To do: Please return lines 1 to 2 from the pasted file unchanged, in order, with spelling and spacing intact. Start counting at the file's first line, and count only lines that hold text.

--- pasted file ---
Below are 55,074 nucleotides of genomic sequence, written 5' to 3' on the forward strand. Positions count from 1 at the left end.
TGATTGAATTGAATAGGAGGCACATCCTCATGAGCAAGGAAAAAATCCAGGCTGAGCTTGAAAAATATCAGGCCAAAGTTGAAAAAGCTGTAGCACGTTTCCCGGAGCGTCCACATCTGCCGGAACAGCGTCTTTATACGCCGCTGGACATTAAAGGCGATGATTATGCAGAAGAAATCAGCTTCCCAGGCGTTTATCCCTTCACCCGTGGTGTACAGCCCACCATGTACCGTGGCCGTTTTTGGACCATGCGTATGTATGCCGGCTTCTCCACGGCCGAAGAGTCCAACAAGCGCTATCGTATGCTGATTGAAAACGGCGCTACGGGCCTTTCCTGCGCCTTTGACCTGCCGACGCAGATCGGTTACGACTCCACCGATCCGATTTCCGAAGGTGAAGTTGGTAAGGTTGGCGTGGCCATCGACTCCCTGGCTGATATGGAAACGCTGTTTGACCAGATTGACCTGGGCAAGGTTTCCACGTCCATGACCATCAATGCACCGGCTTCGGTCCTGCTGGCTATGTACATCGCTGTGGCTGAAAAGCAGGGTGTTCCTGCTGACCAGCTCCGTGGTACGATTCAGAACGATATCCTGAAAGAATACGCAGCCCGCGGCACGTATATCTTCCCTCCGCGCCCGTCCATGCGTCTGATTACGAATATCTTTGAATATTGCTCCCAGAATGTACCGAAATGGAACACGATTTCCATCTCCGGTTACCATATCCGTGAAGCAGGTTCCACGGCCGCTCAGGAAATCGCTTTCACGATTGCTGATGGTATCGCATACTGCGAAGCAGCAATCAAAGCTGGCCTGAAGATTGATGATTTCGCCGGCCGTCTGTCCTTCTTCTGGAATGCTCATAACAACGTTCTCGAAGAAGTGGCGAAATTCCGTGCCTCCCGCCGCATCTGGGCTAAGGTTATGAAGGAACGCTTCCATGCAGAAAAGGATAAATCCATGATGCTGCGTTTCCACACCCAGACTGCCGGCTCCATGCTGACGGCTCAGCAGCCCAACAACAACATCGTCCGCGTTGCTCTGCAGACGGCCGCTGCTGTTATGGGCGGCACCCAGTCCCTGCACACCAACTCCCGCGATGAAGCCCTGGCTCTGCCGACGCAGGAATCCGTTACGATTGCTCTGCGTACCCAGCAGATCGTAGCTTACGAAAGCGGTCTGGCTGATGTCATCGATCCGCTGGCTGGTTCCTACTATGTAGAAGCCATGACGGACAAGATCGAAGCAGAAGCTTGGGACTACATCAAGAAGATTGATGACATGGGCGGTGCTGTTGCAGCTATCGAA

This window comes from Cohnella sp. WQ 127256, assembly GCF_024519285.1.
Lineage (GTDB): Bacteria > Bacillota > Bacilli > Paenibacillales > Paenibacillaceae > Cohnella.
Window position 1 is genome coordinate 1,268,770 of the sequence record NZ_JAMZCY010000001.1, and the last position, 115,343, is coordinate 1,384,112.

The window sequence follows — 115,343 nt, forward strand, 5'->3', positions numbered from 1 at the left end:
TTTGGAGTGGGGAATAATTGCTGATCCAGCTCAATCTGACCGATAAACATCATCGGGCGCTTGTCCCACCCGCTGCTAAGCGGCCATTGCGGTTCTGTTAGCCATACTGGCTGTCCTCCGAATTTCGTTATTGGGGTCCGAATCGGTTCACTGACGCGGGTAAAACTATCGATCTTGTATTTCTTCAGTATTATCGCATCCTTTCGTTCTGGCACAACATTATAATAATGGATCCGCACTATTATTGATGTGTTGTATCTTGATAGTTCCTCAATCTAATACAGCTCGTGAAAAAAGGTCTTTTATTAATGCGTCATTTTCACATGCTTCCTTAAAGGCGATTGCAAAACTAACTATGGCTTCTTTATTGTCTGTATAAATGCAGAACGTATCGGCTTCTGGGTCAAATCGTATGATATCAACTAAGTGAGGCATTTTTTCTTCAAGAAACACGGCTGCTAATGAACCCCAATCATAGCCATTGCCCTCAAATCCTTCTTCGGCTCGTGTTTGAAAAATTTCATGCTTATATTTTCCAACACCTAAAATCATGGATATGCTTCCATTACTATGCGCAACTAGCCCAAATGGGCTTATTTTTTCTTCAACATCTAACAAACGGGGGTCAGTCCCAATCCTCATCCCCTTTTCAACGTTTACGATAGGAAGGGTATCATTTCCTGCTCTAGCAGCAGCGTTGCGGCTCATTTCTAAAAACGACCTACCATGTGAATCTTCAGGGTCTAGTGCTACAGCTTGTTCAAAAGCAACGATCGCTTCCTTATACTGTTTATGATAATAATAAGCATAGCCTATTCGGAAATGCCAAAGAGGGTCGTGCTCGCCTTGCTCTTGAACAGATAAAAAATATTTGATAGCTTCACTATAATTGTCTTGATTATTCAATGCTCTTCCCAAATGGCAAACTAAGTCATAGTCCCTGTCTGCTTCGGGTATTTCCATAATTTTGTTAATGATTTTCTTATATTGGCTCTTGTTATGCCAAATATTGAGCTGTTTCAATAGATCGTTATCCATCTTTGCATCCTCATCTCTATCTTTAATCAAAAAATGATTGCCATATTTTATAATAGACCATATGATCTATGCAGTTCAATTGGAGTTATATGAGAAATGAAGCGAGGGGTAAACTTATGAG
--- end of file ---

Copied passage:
Below are 55,074 nucleotides of genomic sequence, written 5' to 3' on the forward strand. Positions count from 1 at the left end.
TGATTGAATTGAATAGGAGGCACATCCTCATGAGCAAGGAAAAAATCCAGGCTGAGCTTGAAAAATATCAGGCCAAAGTTGAAAAAGCTGTAGCACGTTTCCCGGAGCGTCCACATCTGCCGGAACAGCGTCTTTATACGCCGCTGGACATTAAAGGCGATGATTATGCAGAAGAAATCAGCTTCCCAGGCGTTTATCCCTTCACCCGTGGTGTACAGCCCACCATGTACCGTGGCCGTTTTTGGACCATGCGTATGTATGCCGGCTTCTCCACGGCCGAAGAGTCCAACAAGCGCTATCGTATGCTGATTGAAAACGGCGCTACGGGCCTTTCCTGCGCCTTTGACCTGCCGACGCAGATCGGTTACGACTCCACCGATCCGATTTCCGAAGGTGAAGTTGGTAAGGTTGGCGTGGCCATCGACTCCCTGGCTGATATGGAAACGCTGTTTGACCAGATTGACCTGGGCAAGGTTTCCACGTCCATGACCATCAATGCACCGGCTTCGGTCCTGCTGGCTATGTACATCGCTGTGGCTGAAAAGCAGGGTGTTCCTGCTGACCAGCTCCGTGGTACGATTCAGAACGATATCCTGAAAGAATACGCAGCCCGCGGCACGTATATCTTCCCTCCGCGCCCGTCCATGCGTCTGATTACGAATATCTTTGAATATTGCTCCCAGAATGTACCGAAATGGAACACGATTTCCATCTCCGGTTACCATATCCGTGAAGCAGGTTCCACGGCCGCTCAGGAAATCGCTTTCACGATTGCTGATGGTATCGCATACTGCGAAGCAGCAATCAAAGCTGGCCTGAAGATTGATGATTTCGCCGGCCGTCTGTCCTTCTTCTGGAATGCTCATAACAACGTTCTCGAAGAAGTGGCGAAATTCCGTGCCTCCCGCCGCATCTGGGCTAAGGTTATGAAGGAACGCTTCCATGCAGAAAAGGATAAATCCATGATGCTGCGTTTCCACACCCAGACTGCCGGCTCCATGCTGACGGCTCAGCAGCCCAACAACAACATCGTCCGCGTTGCTCTGCAGACGGCCGCTGCTGTTATGGGCGGCACCCAGTCCCTGCACACCAACTCCCGCGATGAAGCCCTGGCTCTGCCGACGCAGGAATCCGTTACGATTGCTCTGCGTACCCAGCAGATCGTAGCTTACGAAAGCGGTCTGGCTGATGTCATCGATCCGCTGGCTGGTTCCTACTATGTAGAAGCCATGACGGACAAGATCGAAGCAGAAGCTTGGGACTACATCAAGAAGATTGATGACATGGGCGGTGCTGTTGCAGCTATCGAA